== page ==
New Book Explores Complicated Frazier/Ali Relationship

Legend boxers Joe Frazier, left, and Muhammad Ali.

By Ron Wynn

For most boxing fans, they remember Joe Frazier strictly as the establishment champion, the man that mainstream society backed against the people’s champ Muhammad Ali. They
recall the three spectacular fights, two of them won by Ali. They also remember how Ali ridiculed and taunted Frazier, something that he later in his life publicly admitted he regretted doing and acknowledged he’d taken things too far and into the area of cruelty.

But the Frazier story is also a very complex one, which outstanding writer Mark Kram Jr. examines in detail throughout a gripping and compelling new book “Smokin’ Joe Frazier: The Life of Joe Frazier” (Harper Collins). If the name seems familiar, it’s because the author is the son of a legendary boxing and sports writer Mark Kram. His father’s book “Ghosts of Manilla” in many ways laid the foundation for what Kram Jr. does in his book with one exception: he’s gotten more intimate details about Frazier, his family background, and the equally thorny and messy relationship between Joe and his son, Mavis, who becomes a heavyweight contender, but never wins the title.

Frazier was born in the Jim Crow South, the youngest child in a family of thirteen. That immediately had an impact, as he grew up accustomed to not having much and battling for whatever he could. The book deals with Frazier’s increasing bitterness as many boxing fans turn him into the enemy. 

They either overlook or forget the fact that at one point during Ali’s most down period, Frazier loans him money. He also is a supporter, saying that what’s happening to him isn’t right. Ali was smart enough to seize the moment and capitalize by turning their fights into an us vs. them scenario, with Frazier presented as the symbol of comfort and going along with injustice rather than fighting it. Frazier later goes through some even rougher times, losing his title and then being roughed up by George Foreman in a title bout. He was knocked to the canvas multiple times, and he describes the shattering feeling of failure he experienced.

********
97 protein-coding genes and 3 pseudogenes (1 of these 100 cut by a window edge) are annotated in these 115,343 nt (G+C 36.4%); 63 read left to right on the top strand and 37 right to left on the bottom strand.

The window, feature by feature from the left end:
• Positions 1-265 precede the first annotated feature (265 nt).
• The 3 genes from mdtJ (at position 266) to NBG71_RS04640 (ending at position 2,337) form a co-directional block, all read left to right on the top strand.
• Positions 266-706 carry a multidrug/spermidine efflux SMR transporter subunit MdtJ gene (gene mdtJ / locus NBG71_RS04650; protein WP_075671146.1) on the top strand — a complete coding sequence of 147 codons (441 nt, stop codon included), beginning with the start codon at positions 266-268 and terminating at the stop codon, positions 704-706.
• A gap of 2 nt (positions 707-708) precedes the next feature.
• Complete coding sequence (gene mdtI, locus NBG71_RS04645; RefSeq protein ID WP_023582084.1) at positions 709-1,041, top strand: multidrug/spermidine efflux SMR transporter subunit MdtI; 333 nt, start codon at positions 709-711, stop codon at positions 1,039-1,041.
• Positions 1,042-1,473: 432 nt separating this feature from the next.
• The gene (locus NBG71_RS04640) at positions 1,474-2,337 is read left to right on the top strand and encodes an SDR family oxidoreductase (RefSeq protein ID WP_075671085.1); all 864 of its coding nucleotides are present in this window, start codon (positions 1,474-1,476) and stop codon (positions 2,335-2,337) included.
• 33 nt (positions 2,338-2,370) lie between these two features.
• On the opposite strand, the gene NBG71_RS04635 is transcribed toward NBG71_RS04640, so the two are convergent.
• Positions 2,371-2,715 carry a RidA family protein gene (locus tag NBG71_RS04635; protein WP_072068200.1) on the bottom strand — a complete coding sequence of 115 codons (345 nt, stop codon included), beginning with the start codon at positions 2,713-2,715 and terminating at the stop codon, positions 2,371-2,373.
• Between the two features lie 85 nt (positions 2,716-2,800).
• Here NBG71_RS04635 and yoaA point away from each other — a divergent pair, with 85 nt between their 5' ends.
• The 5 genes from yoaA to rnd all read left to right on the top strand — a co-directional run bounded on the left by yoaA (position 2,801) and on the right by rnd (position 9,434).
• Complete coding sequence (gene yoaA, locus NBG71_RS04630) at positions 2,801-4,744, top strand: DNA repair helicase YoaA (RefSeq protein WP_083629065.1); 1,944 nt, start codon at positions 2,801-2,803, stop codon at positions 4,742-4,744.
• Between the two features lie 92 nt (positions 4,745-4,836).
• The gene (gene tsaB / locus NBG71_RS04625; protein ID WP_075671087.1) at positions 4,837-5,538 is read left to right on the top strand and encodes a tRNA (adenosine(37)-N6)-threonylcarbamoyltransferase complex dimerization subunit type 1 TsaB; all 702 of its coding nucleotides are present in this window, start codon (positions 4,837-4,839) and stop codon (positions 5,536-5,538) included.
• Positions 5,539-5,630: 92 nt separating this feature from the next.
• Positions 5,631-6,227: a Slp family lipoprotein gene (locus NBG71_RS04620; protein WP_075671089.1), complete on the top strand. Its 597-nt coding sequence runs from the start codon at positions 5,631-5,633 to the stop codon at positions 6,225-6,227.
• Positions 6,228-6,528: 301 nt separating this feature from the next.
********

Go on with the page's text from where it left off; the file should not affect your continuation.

Then there’s the tenuous relationship with his father. I’ve always felt that there are some situations where families shouldn’t work together, and this was clearly one where the father’s undeniable gifts made him less able to understand why his son wasn’t a better fighter. He also lamented the fact that he’d twice failed to defeat Ali, and that boxing estranged him from his family.

Fortunately, near the end of his life, Joe Frazier reconciles with family and also makes peace with Ali, albeit grudgingly. “Smokin’ Joe Frazier” is both a fine expose and a candid, objective look at the excesses of 21st century sport and the damage that three epic bouts did to both Muhammad Ali and Joe Frazier.

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